HS: This is indeed a crucial question! Rather than go into all the data, I wonder if we could do a little survey here? Here is my email: email@example.com. If you don’t mind, please send me a few words on the exact mechanism by which you think hand hygiene prevents a patient from getting any of the big 4 healthcare-associated infections (primary bloodstream infection, urinary tract infection, pneumonia, or surgical site infection). For example, you may think about how central line infections are thought to come about and in what step exactly hand hygiene would intervene to prevent them. Plus, if you feel comfortable, tell me what went on in your head while you were thinking about this. In return for participating, not only will I answer each email personally, I will also send you the overall result of the survey and a signed reprint of our ‘Five Moments’ paper. We know very little about vascular access providers and hand hygiene so this will be a new and important project I think. Please note: I will treat your answers as absolutely confidential.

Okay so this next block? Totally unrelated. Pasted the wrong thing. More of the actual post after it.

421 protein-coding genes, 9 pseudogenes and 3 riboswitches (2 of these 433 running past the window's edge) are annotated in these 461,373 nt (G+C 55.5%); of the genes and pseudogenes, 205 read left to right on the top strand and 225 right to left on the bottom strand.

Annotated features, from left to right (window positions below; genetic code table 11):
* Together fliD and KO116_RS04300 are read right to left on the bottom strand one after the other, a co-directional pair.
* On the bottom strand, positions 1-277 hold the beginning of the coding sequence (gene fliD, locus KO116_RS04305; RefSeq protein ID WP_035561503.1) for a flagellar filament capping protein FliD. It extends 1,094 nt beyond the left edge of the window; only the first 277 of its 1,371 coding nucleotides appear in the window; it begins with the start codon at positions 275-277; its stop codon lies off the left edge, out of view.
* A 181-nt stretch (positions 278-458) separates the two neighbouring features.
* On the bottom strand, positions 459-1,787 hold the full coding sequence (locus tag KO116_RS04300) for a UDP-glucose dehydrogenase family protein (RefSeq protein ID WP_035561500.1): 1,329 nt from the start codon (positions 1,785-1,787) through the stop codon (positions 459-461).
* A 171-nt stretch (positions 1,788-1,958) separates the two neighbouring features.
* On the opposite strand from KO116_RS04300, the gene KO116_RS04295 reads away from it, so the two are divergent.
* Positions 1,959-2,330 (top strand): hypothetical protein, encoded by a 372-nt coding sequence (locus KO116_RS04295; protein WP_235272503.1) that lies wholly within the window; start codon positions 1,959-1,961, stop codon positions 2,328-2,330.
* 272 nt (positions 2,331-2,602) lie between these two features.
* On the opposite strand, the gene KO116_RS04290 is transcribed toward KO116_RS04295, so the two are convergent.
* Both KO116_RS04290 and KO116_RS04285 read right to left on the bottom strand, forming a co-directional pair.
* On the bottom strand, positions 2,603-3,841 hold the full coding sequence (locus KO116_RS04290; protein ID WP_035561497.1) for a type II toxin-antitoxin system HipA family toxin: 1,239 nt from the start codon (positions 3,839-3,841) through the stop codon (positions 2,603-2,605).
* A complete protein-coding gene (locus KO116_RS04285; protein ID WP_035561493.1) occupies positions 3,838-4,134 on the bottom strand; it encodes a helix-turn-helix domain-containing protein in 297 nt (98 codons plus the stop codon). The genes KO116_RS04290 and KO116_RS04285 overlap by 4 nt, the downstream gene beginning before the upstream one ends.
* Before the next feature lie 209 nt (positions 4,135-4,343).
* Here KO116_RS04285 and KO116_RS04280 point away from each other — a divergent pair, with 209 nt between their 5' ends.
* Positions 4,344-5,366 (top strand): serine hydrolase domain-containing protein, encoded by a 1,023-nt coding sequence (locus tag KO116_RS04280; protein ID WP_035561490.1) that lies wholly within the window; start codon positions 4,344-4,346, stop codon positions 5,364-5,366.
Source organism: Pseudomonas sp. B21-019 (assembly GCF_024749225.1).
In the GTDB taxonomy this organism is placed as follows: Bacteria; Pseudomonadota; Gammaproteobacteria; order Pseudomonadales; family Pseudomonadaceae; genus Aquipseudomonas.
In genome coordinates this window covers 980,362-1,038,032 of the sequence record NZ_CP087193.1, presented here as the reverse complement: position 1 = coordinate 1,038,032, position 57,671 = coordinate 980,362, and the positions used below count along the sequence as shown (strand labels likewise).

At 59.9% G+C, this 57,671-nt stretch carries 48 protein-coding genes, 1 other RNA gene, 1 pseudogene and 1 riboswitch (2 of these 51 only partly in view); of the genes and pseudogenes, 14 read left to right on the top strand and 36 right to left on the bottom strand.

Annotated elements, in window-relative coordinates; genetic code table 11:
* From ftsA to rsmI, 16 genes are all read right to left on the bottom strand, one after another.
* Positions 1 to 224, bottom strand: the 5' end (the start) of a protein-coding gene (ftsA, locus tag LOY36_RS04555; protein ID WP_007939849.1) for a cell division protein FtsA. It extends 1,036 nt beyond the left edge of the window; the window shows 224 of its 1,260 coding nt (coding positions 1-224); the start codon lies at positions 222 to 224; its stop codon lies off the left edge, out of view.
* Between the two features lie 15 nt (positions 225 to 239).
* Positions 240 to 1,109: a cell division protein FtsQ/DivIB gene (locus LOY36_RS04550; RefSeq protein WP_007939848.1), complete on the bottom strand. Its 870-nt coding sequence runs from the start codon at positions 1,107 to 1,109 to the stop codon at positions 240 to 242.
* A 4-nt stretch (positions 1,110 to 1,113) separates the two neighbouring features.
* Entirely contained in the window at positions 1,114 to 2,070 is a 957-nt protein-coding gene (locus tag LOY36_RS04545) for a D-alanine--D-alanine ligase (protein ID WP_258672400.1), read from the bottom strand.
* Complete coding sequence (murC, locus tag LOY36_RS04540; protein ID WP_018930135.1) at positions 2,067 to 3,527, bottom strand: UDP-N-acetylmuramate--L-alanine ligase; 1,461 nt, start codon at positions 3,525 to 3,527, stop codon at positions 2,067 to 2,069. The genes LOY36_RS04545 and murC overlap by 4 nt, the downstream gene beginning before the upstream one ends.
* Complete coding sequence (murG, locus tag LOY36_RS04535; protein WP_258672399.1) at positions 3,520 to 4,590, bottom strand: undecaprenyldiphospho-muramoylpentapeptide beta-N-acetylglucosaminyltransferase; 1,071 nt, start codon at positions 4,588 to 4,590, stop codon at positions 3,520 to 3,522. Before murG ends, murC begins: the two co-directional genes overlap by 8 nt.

VC: Can you tell us a bit about the WHO "My 5 moments of hand hygiene" campaign?